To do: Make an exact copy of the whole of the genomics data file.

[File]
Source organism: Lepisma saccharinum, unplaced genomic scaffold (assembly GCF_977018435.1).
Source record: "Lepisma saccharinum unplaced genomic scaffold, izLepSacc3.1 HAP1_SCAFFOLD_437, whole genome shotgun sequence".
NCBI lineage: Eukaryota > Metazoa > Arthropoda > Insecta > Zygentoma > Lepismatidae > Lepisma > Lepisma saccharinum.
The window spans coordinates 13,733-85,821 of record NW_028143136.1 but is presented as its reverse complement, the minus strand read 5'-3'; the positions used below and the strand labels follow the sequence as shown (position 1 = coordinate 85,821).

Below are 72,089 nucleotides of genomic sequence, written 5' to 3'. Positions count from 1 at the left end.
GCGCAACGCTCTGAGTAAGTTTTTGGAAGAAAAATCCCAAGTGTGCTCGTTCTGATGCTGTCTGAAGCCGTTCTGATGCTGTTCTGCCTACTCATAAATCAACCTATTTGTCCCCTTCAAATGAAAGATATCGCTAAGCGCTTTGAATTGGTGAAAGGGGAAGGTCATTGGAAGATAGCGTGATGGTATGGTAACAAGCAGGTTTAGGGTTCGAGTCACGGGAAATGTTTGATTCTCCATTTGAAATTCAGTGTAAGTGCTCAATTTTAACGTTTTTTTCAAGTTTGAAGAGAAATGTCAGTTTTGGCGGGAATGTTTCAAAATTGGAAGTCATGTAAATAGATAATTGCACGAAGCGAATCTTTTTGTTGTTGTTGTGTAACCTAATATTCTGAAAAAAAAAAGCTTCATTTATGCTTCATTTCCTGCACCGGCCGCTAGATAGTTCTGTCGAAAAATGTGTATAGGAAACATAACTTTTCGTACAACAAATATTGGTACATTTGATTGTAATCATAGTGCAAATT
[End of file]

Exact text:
Source organism: Lepisma saccharinum, unplaced genomic scaffold (assembly GCF_977018435.1).
Source record: "Lepisma saccharinum unplaced genomic scaffold, izLepSacc3.1 HAP1_SCAFFOLD_437, whole genome shotgun sequence".
NCBI lineage: Eukaryota > Metazoa > Arthropoda > Insecta > Zygentoma > Lepismatidae > Lepisma > Lepisma saccharinum.
The window spans coordinates 13,733-85,821 of record NW_028143136.1 but is presented as its reverse complement, the minus strand read 5'-3'; the positions used below and the strand labels follow the sequence as shown (position 1 = coordinate 85,821).

Below are 72,089 nucleotides of genomic sequence, written 5' to 3'. Positions count from 1 at the left end.
GCGCAACGCTCTGAGTAAGTTTTTGGAAGAAAAATCCCAAGTGTGCTCGTTCTGATGCTGTCTGAAGCCGTTCTGATGCTGTTCTGCCTACTCATAAATCAACCTATTTGTCCCCTTCAAATGAAAGATATCGCTAAGCGCTTTGAATTGGTGAAAGGGGAAGGTCATTGGAAGATAGCGTGATGGTATGGTAACAAGCAGGTTTAGGGTTCGAGTCACGGGAAATGTTTGATTCTCCATTTGAAATTCAGTGTAAGTGCTCAATTTTAACGTTTTTTTCAAGTTTGAAGAGAAATGTCAGTTTTGGCGGGAATGTTTCAAAATTGGAAGTCATGTAAATAGATAATTGCACGAAGCGAATCTTTTTGTTGTTGTTGTGTAACCTAATATTCTGAAAAAAAAAAGCTTCATTTATGCTTCATTTCCTGCACCGGCCGCTAGATAGTTCTGTCGAAAAATGTGTATAGGAAACATAACTTTTCGTACAACAAATATTGGTACATTTGATTGTAATCATAGTGCAAATT